US Job Openings at 10.9Mln at End of 2021 as Labor Demand Exceeds Supply

© REUTERS / ANDREW KELLYSignage for a job fair is seen on 5th Avenue after the release of the jobs report in Manhattan, New York City, U.S., September 3, 2021.
Signage for a job fair is seen on 5th Avenue after the release of the jobs report in Manhattan, New York City, U.S., September 3, 2021.  - Sputnik International, 1920, 01.02.2022
WASHINGTON (Sputnik) - US job openings stood at 10.9 million at the end of 2021 after increasing by 300,000 from end of November onward, the Labor Department said in its Job Openings And Labor Turnover (JOLTS) report.
“On the last business day of December, the number of job openings was… 10.9 million,” the report said. On the last day of November, there were 10.6 million job openings, the previous JOLTS report showed.
The report came ahead of Friday’s US non-farm payrolls report for December that would show how the labor market performed last month and for all of 2021 amid continued challenges from the effects of the coronavirus pandemic measures.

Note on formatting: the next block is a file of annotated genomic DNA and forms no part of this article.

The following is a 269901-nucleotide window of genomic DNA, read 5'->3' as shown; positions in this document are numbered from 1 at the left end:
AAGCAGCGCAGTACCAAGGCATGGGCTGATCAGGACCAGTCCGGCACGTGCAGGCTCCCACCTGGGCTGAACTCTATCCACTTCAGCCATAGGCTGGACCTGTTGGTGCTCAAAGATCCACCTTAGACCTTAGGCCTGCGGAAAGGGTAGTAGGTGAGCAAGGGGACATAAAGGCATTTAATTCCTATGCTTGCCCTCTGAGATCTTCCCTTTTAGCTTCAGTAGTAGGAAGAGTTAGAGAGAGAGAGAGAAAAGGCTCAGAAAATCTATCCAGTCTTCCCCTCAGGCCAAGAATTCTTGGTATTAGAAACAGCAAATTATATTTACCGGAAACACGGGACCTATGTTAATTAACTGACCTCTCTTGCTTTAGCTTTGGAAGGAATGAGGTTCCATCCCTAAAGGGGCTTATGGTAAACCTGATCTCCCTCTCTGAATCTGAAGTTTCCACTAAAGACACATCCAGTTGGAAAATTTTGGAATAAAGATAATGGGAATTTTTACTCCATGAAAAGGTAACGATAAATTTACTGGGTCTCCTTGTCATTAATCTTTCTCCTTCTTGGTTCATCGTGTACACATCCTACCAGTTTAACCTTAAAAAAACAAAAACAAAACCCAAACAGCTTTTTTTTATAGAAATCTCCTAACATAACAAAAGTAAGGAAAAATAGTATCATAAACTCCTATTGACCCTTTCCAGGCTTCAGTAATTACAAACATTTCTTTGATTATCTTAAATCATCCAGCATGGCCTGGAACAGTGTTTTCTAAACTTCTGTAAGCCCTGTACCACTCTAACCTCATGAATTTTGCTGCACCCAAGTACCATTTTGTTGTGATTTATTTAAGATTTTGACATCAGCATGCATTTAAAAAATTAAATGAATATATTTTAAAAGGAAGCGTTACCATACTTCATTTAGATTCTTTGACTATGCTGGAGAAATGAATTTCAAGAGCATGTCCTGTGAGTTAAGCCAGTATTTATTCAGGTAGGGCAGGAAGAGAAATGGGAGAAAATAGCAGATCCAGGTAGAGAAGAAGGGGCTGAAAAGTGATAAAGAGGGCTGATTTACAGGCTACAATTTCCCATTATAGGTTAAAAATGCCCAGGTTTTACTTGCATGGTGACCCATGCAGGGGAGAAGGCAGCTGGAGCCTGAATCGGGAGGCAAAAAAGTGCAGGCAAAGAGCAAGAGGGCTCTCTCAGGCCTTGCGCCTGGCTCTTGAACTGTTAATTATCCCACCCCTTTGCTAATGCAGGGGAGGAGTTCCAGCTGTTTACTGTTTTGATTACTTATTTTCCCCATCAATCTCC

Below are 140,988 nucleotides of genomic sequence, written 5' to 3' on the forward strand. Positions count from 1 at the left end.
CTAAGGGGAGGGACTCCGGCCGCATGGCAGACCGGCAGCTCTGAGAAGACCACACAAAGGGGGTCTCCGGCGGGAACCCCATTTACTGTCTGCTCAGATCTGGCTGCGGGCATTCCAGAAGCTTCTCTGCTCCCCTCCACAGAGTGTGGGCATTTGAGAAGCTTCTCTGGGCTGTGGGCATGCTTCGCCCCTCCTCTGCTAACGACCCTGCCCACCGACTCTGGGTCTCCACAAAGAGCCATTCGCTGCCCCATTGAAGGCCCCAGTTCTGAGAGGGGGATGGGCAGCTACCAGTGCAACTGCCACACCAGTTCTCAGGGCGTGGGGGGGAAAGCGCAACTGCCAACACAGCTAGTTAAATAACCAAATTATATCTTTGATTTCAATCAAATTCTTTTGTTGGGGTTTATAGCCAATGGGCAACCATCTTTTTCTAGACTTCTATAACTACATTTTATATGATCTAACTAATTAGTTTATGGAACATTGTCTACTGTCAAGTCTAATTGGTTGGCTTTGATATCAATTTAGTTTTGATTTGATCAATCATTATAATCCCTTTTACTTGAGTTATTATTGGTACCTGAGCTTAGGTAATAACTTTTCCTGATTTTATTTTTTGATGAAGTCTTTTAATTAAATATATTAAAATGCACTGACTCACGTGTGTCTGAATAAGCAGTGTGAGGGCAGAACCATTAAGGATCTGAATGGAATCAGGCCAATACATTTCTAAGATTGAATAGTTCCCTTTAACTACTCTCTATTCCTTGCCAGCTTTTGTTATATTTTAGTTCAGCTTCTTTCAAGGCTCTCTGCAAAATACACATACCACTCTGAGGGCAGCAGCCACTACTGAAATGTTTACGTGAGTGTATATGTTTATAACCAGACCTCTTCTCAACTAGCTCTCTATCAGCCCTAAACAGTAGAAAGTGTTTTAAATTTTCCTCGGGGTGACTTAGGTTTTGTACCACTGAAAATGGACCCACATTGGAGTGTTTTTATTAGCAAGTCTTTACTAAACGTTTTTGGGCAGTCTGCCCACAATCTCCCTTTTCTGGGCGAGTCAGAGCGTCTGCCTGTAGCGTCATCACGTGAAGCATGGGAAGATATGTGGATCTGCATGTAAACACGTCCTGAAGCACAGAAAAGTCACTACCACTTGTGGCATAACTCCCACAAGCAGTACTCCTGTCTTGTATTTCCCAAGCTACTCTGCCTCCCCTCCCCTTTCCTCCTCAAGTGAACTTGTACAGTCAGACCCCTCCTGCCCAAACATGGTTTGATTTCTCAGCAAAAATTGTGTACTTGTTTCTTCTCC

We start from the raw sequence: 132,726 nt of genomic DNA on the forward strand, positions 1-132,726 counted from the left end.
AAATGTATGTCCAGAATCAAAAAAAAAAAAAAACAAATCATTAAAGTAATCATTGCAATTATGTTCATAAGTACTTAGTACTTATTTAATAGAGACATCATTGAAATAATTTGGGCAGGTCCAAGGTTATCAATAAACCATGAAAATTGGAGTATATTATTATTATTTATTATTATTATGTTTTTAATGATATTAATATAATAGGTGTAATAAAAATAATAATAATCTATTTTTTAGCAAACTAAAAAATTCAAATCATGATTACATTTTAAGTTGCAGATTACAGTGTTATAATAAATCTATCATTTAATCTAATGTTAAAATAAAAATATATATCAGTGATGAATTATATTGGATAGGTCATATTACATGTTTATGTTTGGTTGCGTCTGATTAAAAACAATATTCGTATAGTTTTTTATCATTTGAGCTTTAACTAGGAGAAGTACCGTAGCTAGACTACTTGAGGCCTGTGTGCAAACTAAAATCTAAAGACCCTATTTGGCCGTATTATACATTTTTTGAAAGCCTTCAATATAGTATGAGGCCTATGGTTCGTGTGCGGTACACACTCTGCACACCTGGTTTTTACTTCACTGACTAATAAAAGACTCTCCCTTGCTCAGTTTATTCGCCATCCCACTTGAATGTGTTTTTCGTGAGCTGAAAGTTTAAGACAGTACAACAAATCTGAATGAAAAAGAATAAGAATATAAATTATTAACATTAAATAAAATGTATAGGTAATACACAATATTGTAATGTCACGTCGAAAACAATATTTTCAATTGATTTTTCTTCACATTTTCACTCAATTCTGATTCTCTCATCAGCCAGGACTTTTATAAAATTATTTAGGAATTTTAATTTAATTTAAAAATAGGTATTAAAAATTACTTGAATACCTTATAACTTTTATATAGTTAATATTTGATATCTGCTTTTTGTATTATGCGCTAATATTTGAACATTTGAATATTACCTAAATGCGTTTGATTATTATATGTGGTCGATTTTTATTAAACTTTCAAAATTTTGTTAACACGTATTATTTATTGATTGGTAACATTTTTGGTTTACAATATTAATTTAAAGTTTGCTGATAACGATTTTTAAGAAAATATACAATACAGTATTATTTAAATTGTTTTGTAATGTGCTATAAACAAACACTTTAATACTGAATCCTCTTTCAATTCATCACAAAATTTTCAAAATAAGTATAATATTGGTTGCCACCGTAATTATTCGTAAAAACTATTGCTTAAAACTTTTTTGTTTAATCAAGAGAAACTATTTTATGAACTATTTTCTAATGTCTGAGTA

Economists surveyed by US media expect the economy to have added a net 150,000 jobs for December versus 199,000 for November.
After staggering unemployment triggered by the outbreak of the novel coronavirus in 2020, the labor market picked up last year, showing a jobless rate of 3.9% in December from a record high of 14.8% in April 2020. The Federal Reserve regards a jobless rate of 4% or below as “maximum employment.”
Still, jobs growth since the onset of the pandemic has not been even, with gains for some months coming in way below economists' expectations.
That has complicated the task of the Federal Reserve, which is closely watching numbers on employment, as well as those on inflation, to determine the timing and gravity of the first pandemic-era interest rate hike. The central bank slashed rates to almost zero after the outbreak of the COVID-19 crisis in March 2020, and has kept them there since.
The Federal Reserve now says the United States probably needs a series of rate hikes to counter inflation, as prices have soared from the lows of the pandemic due to trillions of dollars of federal relief spending, higher wage payouts and supply chain disruptions. The Federal Reserve’s target for inflation is 2% per year. But the US Consumer Price Index, an important barometer for inflation, grew by 7% in the year to December, expanding at its fastest rate since 1982.
The United States is experiencing one of the greatest transformations of its employment market as the coronavirus pandemic measures upended labor supply and work trends, putting employees’ demands above those of employers.
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